You know those people who mouth the words to all the songs in church, who move their lips, pretend-singing while no actual sound escapes from them? Yeah, that’s me.
It’s not because I can’t carry a tune. While I’m not expecting a recruitment letter from the choir anytime soon, I can usually find the general vicinity of the right notes if I have to.
It’s more that growing up, I didn’t like the sound of my own voice. I still remember the first time I heard a recording of myself. It wasn’t fun.
Add to this the fact that I’ve always worried more than I should about what others think of me — especially those I care about. I’ve always craved their approval. I’ve let it hold me back from being myself, from expressing what I really think, feel, and believe. I had this blog for years before I worked up the nerve to share it with any of my friends. Putting myself out there for others to see is like a sort of cathartic torture for me.
And so I’ve never really sung in church — convinced, apparently, that if I don’t like the sound of my own voice, surely others will feel the same. I don’t think my lip-syncing performance has caused me to worship God any less, but it has kept me from being myself — or more precisely, from being OK with myself.
Something changed the day my daughter was born. She was a fresh start, a blank slate. Her only impulses were to receive love and give it back in return. It’s easier to be yourself around a squirming infant who just wants to be held. So I started singing to her. Silly made-up songs, lullabies, even the occasional U2 song. (We must’ve sung and danced to “Stuck in a Moment” a dozen times a few nights ago.)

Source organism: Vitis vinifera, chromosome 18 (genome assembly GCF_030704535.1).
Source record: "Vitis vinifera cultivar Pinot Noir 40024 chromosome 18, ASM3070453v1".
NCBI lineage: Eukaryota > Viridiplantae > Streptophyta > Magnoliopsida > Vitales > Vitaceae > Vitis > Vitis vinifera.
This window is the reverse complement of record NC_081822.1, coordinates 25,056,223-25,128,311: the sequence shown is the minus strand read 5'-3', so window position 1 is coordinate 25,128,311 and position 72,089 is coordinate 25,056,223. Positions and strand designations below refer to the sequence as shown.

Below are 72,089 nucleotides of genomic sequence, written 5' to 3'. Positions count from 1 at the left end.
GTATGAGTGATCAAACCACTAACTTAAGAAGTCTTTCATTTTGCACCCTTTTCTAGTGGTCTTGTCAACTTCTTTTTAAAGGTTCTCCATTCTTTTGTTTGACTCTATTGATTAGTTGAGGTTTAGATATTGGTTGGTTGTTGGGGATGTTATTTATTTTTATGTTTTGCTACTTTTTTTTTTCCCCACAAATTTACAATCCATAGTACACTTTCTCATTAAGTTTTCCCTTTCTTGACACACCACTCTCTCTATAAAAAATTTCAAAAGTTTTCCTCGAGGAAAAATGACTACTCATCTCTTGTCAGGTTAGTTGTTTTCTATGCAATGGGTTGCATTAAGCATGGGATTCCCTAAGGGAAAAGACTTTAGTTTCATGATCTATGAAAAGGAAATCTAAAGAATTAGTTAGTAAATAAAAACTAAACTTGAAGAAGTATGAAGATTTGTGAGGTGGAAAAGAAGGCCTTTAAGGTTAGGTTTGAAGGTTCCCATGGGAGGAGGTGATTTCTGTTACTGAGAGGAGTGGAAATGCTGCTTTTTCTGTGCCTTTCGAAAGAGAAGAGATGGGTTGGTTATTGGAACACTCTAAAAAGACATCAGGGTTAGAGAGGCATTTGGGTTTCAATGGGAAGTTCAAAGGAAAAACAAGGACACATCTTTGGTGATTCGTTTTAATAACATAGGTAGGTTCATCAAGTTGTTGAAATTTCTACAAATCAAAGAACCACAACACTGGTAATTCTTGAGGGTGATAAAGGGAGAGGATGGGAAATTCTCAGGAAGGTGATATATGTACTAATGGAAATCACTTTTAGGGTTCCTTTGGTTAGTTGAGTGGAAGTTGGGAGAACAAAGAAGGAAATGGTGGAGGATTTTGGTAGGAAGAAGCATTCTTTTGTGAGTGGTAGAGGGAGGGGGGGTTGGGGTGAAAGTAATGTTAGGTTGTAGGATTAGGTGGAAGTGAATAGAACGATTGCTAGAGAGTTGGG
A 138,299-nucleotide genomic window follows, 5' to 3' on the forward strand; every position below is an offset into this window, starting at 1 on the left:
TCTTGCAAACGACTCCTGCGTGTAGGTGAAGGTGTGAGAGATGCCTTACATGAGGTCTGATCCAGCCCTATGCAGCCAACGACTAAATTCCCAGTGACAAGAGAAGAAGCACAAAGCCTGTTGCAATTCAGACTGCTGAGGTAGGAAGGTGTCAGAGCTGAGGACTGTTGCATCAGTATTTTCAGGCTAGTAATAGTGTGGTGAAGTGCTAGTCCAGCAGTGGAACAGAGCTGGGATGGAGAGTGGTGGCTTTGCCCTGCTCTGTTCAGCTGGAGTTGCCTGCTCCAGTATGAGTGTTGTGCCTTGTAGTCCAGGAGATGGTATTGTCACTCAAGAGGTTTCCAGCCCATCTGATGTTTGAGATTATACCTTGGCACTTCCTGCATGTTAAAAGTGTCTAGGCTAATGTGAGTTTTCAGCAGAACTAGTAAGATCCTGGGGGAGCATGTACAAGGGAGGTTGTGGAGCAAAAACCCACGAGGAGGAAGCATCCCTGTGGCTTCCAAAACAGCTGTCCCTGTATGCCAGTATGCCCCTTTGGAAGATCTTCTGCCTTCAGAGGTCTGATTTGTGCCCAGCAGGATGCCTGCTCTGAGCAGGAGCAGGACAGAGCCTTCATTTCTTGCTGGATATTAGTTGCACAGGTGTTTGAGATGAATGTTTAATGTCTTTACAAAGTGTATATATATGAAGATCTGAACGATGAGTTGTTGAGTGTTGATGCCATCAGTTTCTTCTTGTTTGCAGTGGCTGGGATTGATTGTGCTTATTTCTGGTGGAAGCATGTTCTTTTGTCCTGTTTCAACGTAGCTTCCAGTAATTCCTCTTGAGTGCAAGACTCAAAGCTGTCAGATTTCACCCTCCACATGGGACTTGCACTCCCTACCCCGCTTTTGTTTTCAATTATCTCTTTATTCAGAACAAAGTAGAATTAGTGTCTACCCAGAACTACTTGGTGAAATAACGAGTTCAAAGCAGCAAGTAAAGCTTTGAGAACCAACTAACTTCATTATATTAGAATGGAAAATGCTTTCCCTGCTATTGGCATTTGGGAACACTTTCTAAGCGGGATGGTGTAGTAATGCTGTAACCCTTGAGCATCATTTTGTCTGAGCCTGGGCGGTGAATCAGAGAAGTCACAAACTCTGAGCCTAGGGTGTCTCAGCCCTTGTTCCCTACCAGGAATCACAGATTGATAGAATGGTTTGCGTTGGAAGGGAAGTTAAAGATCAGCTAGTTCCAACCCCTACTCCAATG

She doesn’t care how my voice sounds. (Unless I start singing in a parody opera voice; then I get told off.) She doesn’t care if I get the words wrong. (Unless I change the lyrics to “Stuck in a Moment”; then I get corrected.) She just likes to sing and dance with her dad. She helped me find my voice. More precisely, she helped me to be OK with my voice. I figure if she’s all right with it, then I can be too.
We all need people who accept us unconditionally, whose love proves the folly of changing who we are out of fear for what others may think, who give us permission to be ourselves, who teach us what real acceptance looks like so we can extend it to others. That’s what my daughter has done for me in her first three years of life on this earth.
So the other day in church, I sang. Actually sang. I didn’t just move my lips. Mind you, I didn’t sing loud. But it was loud enough that that sound escaped my mouth. Amazingly, no one asked me to pipe down or kindly move to the back. No one in the vicinity shuffled a few feet away from me. The choir didn’t stop mid-tune to discover the source of the unholy racket.
It felt good to actually sing for a change. That was my daughter’s gift to me: the gift of unconditional, unhesitating acceptance, squirrely voice and all.